Difficulties can arise if a business does not have oversight of all the different aspects of WCM, especially if there are competing metrics for each department involved in the overall process. Jacobs believes that part of the reason why corporate treasuries are more important is because the business units really need that overall view, now more than ever. Technology has a role to play in delivery, he notes, but reporting on working capital and on liquidity “is becoming increasingly professionalised” requiring a deep skill-set to correctly understand results.

There is also a need for ever more timely data, so that companies know exactly what their working capital and liquidity position is, on a real-time basis. “In some large corporates where all these activities were run completely separately, perhaps out of the accounts receivables (AR) or accounts payable (AP) departments, the quest now is for a more harmonised approach; it has to align because they all support each other.”

But had there been a temptation to let WCM slip a little in times of easier credit? The focus may have shifted to other matters but Jacobs is adamant that treasurers have never “taken their eye off the ball”. There is a constant demand for more up-to-date financial information, “and that is not going to change”. Companies invest in technology, such as enterprise resource planning (ERP) systems, and that, he notes, is not going to change either. “All the measures that companies have taken to protect themselves against the financial crisis are going to continue and once they have started I do not think they are going to loosen their grip on WCM.”

Working capital solutions

Supply chain finance:

ING’s SCF offering for suppliers and buyers combines outgoing payment services and a web-based portal. It features reconciliation functionality and full electronic trading of invoices. The ING concept aims to deliver a range of benefits to clients including access to transparent trade receivables and payables statuses and provision of automatic payments and faster funding. The bank’s broad global network enables local supplier support during on-boarding, and its robust SCF legal structure is based on current best practice. In addition, ING’s customised client support for programme rollouts can accelerate collaboration between finance, purchasing, sales and trade partners.


As a cash flow tool, accounts receivable financing, also known as factoring, has a long history. Within ING it has been offered for more than 40 years as a means of raising working capital by financing their receivables, inventory and purchase orders. If a business is concerned with adding fixed costs, has slow turnover of receivables, is highly seasonal or challenged by lengthy manufacturing cycles (or is just undercapitalised), factoring may be used to accelerate the monitisation of receivables, improve cash flow and act as a risk management tool.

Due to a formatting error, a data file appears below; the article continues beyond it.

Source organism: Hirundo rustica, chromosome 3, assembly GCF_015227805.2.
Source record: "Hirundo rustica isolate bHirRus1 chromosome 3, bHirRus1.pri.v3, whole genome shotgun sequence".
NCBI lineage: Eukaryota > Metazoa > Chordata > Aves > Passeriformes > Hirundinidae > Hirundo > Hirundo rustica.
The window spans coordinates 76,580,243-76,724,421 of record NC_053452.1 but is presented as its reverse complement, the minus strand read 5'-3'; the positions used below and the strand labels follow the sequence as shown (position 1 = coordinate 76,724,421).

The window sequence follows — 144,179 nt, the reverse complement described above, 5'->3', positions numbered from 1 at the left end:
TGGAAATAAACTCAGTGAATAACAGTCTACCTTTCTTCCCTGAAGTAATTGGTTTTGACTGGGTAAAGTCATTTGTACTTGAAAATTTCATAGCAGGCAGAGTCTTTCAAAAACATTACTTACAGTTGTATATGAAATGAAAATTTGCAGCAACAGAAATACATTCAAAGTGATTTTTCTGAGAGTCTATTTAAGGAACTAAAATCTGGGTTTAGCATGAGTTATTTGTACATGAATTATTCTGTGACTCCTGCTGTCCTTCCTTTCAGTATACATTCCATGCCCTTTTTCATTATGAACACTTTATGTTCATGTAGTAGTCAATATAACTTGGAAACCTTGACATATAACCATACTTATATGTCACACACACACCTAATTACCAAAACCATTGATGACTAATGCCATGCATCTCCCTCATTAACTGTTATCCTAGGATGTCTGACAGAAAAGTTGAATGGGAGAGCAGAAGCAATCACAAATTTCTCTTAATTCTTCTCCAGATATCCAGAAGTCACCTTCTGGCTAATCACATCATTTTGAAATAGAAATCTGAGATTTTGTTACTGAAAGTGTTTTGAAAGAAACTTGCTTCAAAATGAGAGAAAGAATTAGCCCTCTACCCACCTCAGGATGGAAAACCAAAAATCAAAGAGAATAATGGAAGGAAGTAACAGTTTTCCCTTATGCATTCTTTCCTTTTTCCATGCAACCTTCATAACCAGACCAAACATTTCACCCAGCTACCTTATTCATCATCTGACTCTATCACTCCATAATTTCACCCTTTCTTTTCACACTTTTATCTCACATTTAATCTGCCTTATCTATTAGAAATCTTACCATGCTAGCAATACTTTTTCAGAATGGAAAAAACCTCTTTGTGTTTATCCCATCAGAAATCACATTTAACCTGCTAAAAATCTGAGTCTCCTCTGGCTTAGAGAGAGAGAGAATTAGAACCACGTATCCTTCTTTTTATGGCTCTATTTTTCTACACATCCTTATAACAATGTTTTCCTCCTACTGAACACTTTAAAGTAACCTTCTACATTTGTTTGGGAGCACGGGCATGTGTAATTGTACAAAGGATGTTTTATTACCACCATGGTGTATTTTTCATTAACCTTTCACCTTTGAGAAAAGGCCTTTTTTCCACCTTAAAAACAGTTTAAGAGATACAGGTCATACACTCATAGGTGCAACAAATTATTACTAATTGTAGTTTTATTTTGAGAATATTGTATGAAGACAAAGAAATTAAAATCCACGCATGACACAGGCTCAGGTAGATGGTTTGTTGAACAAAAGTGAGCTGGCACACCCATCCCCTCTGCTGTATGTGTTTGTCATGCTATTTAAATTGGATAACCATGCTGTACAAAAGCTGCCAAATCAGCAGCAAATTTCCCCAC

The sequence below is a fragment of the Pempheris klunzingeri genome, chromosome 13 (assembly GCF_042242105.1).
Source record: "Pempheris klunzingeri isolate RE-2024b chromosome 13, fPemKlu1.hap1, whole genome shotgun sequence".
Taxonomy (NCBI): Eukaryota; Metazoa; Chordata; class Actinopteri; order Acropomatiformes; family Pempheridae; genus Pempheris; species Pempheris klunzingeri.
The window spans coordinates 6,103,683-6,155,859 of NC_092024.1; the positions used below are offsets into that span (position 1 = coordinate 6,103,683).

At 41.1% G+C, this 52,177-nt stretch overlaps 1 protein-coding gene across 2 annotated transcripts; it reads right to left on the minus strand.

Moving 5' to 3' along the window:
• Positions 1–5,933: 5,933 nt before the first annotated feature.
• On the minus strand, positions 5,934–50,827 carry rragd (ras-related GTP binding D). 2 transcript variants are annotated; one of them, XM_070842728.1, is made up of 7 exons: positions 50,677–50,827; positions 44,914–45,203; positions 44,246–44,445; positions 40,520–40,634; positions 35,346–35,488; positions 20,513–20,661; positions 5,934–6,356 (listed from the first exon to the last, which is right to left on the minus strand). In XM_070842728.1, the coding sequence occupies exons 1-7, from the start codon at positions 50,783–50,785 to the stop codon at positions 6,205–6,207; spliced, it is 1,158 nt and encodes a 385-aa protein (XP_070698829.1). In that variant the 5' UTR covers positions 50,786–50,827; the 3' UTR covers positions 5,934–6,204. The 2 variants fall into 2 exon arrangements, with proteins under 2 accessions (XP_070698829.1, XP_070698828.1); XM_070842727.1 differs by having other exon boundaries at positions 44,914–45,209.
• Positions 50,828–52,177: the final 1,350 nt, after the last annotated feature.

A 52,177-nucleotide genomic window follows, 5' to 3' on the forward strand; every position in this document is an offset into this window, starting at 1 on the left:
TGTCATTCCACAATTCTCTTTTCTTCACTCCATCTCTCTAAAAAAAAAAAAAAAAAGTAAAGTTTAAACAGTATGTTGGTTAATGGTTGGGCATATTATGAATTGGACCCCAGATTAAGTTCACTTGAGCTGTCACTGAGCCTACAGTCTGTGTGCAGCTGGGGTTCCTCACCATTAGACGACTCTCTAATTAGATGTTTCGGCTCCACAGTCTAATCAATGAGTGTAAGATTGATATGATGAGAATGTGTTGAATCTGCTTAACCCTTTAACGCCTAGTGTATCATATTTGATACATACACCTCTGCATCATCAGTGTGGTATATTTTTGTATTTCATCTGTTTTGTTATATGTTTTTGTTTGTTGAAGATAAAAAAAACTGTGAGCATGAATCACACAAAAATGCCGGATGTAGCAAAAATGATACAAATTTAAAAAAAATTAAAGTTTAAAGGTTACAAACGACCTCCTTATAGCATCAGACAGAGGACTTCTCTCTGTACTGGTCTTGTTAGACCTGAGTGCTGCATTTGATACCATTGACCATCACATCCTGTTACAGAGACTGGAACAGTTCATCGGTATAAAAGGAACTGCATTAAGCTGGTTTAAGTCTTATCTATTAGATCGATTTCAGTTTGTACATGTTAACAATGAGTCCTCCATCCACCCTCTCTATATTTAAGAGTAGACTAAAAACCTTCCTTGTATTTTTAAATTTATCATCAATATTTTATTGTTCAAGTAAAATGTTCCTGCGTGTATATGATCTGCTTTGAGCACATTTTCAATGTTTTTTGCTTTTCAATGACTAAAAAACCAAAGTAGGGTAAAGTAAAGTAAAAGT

Trade receivables finance:

The import and export business is full of financial and regulatory hurdles that can trip up the inexperienced. For clients who are looking to expand their export business ING provides its Trade Receivables Purchase Programme. An alternative solution to finance trade growth for exporting companies by purchasing large and diversified portfolios of their trade receivables. Customers generally have a focus on Europe, but are also active in the America’s, Asia and the rest of the world, where they are supported by ING’s local capabilities in 40 countries.

Cash and payments: SEPA is coming, ready or not

Another major cash management challenge for treasurers in Europe is the looming Single Euro Payments Area (SEPA) deadline. Jacobs believes that the whole industry still has reason to be concerned about its implementation. However, what he observes across ING’s client base is a growing desire to move on, particularly as the 1st February 2014 deadline is almost here. Many large multinational corporations have made significant progress, “certainly in their SEPA Credit Transfer migration plans”. On the SEPA Direct Debit side, he is less sure: “There still is a lot of work to do”.

“We see regional differences. Some countries are more advanced in their implementation preparations than others and domestically I see smaller businesses still having many of their SEPA migration projects ahead of them,” notes Jacobs. “There is no time to waste because the risk is that everyone waits until the last moment and then migration capacity is going to be under tremendous pressure.”